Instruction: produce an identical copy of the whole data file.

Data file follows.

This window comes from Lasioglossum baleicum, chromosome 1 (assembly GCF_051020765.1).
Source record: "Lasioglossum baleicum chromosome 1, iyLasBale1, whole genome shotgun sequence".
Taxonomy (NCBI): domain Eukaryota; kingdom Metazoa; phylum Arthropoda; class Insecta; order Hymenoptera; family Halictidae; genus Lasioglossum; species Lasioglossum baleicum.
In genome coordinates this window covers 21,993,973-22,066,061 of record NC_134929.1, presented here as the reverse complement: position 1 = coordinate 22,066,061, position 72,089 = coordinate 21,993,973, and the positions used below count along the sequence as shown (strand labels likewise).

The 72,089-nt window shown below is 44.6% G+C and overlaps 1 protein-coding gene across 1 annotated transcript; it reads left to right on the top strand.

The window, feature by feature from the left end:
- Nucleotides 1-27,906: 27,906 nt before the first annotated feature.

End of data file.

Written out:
This window comes from Lasioglossum baleicum, chromosome 1 (assembly GCF_051020765.1).
Source record: "Lasioglossum baleicum chromosome 1, iyLasBale1, whole genome shotgun sequence".
Taxonomy (NCBI): domain Eukaryota; kingdom Metazoa; phylum Arthropoda; class Insecta; order Hymenoptera; family Halictidae; genus Lasioglossum; species Lasioglossum baleicum.
In genome coordinates this window covers 21,993,973-22,066,061 of record NC_134929.1, presented here as the reverse complement: position 1 = coordinate 22,066,061, position 72,089 = coordinate 21,993,973, and the positions used below count along the sequence as shown (strand labels likewise).

The 72,089-nt window shown below is 44.6% G+C and overlaps 1 protein-coding gene across 1 annotated transcript; it reads left to right on the top strand.

The window, feature by feature from the left end:
- Nucleotides 1-27,906: 27,906 nt before the first annotated feature.